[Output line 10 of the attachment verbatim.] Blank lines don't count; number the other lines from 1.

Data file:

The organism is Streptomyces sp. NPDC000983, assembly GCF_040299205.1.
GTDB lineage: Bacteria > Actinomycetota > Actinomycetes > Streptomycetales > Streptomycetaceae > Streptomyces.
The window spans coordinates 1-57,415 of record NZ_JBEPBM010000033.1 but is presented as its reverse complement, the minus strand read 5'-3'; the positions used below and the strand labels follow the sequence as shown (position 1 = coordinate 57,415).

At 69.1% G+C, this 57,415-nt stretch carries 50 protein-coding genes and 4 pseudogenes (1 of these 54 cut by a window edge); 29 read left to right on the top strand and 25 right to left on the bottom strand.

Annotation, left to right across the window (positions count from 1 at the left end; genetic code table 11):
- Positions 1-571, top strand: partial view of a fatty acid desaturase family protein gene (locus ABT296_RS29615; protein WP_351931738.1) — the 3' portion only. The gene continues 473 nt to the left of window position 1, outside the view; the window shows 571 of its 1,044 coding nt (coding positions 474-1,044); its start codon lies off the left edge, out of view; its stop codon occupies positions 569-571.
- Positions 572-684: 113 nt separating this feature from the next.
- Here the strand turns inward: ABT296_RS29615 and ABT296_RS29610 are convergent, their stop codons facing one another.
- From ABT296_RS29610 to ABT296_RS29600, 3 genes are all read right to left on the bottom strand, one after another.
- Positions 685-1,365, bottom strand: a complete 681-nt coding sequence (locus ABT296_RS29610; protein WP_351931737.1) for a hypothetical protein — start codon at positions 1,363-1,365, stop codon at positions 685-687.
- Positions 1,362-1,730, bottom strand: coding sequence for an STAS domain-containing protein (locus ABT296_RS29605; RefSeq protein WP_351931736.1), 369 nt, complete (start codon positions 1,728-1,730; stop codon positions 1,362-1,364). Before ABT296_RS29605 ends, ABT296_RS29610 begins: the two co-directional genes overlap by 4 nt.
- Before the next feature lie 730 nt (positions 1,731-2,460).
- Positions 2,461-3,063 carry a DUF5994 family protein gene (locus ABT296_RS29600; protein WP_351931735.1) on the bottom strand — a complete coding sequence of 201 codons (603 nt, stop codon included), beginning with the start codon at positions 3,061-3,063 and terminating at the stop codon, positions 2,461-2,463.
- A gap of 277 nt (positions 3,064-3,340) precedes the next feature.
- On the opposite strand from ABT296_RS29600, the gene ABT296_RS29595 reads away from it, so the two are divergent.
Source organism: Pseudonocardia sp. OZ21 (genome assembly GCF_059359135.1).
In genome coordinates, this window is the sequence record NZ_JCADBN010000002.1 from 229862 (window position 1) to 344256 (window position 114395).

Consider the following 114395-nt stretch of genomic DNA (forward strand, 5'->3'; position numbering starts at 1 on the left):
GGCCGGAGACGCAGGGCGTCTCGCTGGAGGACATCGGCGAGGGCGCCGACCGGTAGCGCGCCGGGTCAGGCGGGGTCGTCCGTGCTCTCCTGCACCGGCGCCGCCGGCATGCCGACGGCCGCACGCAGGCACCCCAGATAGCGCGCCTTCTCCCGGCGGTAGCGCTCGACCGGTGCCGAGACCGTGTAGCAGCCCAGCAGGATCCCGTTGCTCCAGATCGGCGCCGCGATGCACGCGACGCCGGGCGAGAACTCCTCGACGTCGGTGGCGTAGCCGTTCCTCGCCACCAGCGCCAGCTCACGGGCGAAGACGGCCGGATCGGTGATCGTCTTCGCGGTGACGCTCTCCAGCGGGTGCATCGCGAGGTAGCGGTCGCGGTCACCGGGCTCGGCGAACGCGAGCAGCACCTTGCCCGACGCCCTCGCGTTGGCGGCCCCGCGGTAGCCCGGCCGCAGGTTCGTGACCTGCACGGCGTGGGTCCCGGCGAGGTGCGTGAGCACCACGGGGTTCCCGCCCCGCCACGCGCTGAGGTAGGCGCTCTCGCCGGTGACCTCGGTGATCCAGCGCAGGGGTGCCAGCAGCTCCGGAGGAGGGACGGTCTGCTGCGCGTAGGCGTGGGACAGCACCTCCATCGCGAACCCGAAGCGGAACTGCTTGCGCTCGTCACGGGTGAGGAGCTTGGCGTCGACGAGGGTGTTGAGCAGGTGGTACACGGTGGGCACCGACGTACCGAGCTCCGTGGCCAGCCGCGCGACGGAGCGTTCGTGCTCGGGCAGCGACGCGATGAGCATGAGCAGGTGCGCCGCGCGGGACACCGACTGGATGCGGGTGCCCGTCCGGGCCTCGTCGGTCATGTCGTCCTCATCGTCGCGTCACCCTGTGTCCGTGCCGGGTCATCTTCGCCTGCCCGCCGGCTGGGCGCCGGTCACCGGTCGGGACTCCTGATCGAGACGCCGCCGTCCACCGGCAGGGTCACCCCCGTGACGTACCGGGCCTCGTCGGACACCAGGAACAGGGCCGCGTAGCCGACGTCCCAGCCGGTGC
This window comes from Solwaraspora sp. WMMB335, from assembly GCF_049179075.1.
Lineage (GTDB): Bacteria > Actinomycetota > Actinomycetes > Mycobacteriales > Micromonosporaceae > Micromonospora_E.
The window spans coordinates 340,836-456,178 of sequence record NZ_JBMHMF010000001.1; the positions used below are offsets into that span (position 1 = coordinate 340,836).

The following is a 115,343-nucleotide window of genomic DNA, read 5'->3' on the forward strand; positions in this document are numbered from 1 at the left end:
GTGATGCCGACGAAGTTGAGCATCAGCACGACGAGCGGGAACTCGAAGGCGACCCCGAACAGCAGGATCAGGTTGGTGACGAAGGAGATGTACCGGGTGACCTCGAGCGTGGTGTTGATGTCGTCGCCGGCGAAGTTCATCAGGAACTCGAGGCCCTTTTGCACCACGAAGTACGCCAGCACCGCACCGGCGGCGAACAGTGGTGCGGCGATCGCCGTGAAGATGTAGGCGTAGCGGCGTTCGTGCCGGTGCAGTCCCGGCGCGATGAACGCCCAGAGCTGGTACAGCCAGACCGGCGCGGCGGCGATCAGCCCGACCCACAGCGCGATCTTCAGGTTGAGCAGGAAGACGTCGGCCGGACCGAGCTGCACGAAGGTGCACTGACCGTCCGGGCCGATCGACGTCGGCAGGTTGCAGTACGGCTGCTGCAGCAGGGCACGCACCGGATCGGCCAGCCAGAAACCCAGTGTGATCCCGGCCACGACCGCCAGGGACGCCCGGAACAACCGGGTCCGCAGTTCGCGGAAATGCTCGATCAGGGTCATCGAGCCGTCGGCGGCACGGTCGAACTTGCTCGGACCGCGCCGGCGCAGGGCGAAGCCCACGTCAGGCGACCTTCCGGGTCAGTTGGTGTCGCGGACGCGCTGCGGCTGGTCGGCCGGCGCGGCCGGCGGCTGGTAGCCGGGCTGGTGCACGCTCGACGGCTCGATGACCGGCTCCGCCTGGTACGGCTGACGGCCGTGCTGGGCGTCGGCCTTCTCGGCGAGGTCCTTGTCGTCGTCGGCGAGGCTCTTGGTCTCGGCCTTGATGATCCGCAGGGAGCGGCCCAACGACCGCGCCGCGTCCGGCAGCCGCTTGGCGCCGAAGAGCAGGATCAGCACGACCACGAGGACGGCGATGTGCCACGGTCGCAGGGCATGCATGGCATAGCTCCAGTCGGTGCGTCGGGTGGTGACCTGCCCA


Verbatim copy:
- Positions 685-1,365, bottom strand: a complete 681-nt coding sequence (locus ABT296_RS29610; protein WP_351931737.1) for a hypothetical protein — start codon at positions 1,363-1,365, stop codon at positions 685-687.